Read, Read, Read! – by Cheri

Over the past three years as I have been working with my current campus to improve our instructional practices and move from a struggling school to a successful one, I spend a lot of time in planning sessions to help my teachers learn the ins and outs of planning effective instruction and in classrooms seeing them execute all we have worked on.  I get so excited when I see students engaged in the learning, understanding the concepts, and wanting more!  How could a teacher and/or principal not?!?!  As high stakes testing has become even more powerful in my state and the public’s perception of public education, I do fear that we forget to plan instruction that is best for kids and that excites them to learn, and just focus on assessment result.  More importantly, I fear that we take the FUN out of learning!

As a classroom teacher, I had a lot of training in both reading and math.  Most teachers that teach 3rd grade or beyond like to focus on one subject area, but I preferred to keep my own kids all day and teach them all subjects.  Yes, this was more work, as I had to commit to planning instruction for all areas.  And, for me, my principal allowed me to take on the challenge, as long as students kept improving.  I was excited about this endeavor, however, because it was a way for me to work to integrate reading and a love of literacy into all subject areas!  I am a believer that if you can read and think critically, you can do most other things in life with a little content support…and I was able to prove this time and time again in my classroom.

What I did not share was that I usually taught some of the more challenging students.  My principal assigned many of the behavior concerns to me (definitely NOT during my first year…yes, I do believe I ruined those students!) and I had the ESL/ELL class.  At that time, we did not have enough second language learners at our school so we were not required to have a bilingual program.  These students were assigned to me to learn English, along with all other content standards…without any foundation in their native language.  How did I do it?  I developed in them a LOVE of reading!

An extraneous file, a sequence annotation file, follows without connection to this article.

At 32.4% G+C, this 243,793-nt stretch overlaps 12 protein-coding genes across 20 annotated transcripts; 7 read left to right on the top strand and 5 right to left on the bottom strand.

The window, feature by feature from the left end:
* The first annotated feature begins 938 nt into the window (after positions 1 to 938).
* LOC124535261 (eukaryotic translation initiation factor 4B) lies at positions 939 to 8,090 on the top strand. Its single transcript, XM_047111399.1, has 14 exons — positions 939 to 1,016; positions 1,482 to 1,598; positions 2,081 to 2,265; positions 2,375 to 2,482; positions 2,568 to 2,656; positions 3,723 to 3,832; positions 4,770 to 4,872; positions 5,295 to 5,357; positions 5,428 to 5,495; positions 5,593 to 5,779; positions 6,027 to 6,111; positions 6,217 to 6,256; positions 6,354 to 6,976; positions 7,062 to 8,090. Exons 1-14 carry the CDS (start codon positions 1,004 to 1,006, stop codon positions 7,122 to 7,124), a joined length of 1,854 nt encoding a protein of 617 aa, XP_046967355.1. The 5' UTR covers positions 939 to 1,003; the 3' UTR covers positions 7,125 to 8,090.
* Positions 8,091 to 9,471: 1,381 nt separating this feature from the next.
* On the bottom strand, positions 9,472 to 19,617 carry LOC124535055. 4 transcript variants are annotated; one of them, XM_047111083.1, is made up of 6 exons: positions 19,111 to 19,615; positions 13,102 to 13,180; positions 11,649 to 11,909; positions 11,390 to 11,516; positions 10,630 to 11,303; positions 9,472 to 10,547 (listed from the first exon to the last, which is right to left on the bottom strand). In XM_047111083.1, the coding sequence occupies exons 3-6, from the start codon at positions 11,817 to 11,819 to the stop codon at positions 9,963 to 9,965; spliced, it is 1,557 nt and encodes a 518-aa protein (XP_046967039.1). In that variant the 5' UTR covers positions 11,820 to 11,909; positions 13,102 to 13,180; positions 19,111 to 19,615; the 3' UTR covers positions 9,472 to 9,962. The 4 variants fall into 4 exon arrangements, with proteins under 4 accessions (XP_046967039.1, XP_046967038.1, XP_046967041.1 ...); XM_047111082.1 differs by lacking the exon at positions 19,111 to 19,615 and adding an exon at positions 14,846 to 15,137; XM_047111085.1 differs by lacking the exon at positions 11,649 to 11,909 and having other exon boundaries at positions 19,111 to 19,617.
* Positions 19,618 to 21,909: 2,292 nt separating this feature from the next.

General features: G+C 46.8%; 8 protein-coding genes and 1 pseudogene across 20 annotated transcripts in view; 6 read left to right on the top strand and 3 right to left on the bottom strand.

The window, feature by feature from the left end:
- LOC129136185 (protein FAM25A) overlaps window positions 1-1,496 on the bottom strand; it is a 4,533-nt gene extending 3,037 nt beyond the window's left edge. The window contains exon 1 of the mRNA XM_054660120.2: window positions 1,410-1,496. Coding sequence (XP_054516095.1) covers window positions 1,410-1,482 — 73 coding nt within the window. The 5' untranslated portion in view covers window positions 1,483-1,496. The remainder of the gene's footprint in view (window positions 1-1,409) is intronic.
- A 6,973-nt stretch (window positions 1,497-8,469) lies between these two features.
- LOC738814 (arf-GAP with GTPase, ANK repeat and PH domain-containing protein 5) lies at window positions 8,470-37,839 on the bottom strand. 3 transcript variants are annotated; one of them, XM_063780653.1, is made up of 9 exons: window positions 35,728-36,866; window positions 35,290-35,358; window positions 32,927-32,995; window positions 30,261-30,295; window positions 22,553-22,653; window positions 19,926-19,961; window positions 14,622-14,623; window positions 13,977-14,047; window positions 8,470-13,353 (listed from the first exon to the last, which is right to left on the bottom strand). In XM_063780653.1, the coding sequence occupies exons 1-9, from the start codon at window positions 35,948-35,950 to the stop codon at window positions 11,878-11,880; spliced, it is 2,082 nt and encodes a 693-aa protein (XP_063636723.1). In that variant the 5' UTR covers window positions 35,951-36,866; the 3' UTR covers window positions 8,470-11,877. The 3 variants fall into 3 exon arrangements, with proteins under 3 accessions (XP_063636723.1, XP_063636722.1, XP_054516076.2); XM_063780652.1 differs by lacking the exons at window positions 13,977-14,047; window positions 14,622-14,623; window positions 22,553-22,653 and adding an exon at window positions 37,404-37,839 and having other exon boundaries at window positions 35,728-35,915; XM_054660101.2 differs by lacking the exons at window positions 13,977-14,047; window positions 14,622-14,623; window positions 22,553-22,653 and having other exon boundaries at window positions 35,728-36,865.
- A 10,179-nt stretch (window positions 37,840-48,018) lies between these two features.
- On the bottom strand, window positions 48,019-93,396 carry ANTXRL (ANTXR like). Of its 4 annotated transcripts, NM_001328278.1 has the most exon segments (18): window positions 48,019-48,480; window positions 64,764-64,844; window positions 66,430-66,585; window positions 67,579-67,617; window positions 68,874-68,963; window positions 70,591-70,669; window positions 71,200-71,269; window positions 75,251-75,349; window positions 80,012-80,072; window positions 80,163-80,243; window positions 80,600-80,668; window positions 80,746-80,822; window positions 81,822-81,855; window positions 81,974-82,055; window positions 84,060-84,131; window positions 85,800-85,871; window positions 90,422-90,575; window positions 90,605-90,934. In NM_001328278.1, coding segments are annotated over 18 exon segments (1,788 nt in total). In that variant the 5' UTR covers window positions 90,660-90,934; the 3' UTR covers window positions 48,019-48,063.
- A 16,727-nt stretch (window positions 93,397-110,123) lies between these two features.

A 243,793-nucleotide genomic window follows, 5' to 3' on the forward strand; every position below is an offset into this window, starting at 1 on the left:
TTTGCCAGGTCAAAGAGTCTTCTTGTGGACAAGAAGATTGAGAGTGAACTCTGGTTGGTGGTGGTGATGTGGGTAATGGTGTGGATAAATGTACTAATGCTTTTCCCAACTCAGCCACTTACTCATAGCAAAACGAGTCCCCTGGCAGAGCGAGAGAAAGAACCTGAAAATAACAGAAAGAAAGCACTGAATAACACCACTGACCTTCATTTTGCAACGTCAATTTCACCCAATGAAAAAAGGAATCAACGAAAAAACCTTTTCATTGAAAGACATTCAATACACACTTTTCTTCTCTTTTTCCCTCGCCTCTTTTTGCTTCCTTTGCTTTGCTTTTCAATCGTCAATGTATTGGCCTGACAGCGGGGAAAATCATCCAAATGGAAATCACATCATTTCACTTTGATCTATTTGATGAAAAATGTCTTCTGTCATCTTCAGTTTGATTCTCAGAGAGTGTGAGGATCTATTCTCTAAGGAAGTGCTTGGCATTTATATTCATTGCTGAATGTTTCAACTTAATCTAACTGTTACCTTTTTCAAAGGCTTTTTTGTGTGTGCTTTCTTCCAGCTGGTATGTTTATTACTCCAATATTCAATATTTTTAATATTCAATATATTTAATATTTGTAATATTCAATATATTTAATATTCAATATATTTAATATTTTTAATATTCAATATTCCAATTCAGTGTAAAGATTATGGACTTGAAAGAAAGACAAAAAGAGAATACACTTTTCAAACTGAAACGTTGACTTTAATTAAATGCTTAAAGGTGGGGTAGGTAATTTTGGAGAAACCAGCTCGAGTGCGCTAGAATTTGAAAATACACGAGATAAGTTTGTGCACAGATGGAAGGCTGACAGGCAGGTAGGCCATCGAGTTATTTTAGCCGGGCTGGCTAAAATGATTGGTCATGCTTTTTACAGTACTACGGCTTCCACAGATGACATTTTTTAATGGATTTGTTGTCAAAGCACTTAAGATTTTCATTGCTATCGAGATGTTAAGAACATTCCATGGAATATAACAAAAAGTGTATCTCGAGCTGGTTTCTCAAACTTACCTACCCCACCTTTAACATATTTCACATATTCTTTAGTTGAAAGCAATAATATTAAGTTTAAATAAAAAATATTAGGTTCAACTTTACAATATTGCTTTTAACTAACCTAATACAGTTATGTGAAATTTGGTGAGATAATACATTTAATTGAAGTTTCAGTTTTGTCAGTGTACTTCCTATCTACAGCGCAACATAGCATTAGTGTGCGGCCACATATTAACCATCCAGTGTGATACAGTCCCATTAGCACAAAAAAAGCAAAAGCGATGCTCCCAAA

I learned to read at a very young age…I was 4 years old and Sesame Street was my teacher.  As I sat in front of the television day after day…because who really attended pre-school back then…I was very motivated to ensure that I knew more than they did on that show…yes, also very competitive, even way back then!  Reading came natural to me, and as I grew up, it became a way for me to gain experiences by reading about everyone else’s adventures in books.  I used to get into my closet as an elementary student, with a flashlight and a good book, and stay in there for hours reading.  When my sister and brother were old enough, I would bring them in along with me and that is when my career as a read aloud teacher began!  What this did for me was teach me how to begin my journey as a reading teacher…we would read the story, I would ask them if they liked it and why, and then we would talk about the book.  Although my brother continued to struggle in school, especially in reading, when my daughter was born, I would catch him doing the same thing with her…when he thought I wasn’t looking!